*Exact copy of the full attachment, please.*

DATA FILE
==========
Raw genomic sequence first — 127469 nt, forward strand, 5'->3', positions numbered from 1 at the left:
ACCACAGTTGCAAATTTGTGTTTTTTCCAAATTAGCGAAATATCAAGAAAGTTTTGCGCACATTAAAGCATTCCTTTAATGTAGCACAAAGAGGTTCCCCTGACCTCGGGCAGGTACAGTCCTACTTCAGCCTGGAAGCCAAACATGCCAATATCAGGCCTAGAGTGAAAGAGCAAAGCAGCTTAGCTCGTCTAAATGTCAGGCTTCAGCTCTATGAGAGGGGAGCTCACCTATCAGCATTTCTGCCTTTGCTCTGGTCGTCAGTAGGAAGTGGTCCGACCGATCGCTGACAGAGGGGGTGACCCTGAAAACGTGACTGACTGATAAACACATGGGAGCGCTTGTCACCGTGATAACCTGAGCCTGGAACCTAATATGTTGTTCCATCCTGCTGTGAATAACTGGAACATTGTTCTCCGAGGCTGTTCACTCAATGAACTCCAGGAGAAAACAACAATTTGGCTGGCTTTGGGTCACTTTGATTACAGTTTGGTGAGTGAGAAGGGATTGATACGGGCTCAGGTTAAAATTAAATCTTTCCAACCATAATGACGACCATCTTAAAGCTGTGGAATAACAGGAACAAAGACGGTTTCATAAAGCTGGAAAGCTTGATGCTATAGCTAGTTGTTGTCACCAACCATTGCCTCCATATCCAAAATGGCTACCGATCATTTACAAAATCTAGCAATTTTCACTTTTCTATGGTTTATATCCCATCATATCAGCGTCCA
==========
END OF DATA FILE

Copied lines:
Raw genomic sequence first — 127469 nt, forward strand, 5'->3', positions numbered from 1 at the left:
ACCACAGTTGCAAATTTGTGTTTTTTCCAAATTAGCGAAATATCAAGAAAGTTTTGCGCACATTAAAGCATTCCTTTAATGTAGCACAAAGAGGTTCCCCTGACCTCGGGCAGGTACAGTCCTACTTCAGCCTGGAAGCCAAACATGCCAATATCAGGCCTAGAGTGAAAGAGCAAAGCAGCTTAGCTCGTCTAAATGTCAGGCTTCAGCTCTATGAGAGGGGAGCTCACCTATCAGCATTTCTGCCTTTGCTCTGGTCGTCAGTAGGAAGTGGTCCGACCGATCGCTGACAGAGGGGGTGACCCTGAAAACGTGACTGACTGATAAACACATGGGAGCGCTTGTCACCGTGATAACCTGAGCCTGGAACCTAATATGTTGTTCCATCCTGCTGTGAATAACTGGAACATTGTTCTCCGAGGCTGTTCACTCAATGAACTCCAGGAGAAAACAACAATTTGGCTGGCTTTGGGTCACTTTGATTACAGTTTGGTGAGTGAGAAGGGATTGATACGGGCTCAGGTTAAAATTAAATCTTTCCAACCATAATGACGACCATCTTAAAGCTGTGGAATAACAGGAACAAAGACGGTTTCATAAAGCTGGAAAGCTTGATGCTATAGCTAGTTGTTGTCACCAACCATTGCCTCCATATCCAAAATGGCTACCGATCATTTACAAAATCTAGCAATTTTCACTTTTCTATGGTTTATATCCCATCATATCAGCGTCCA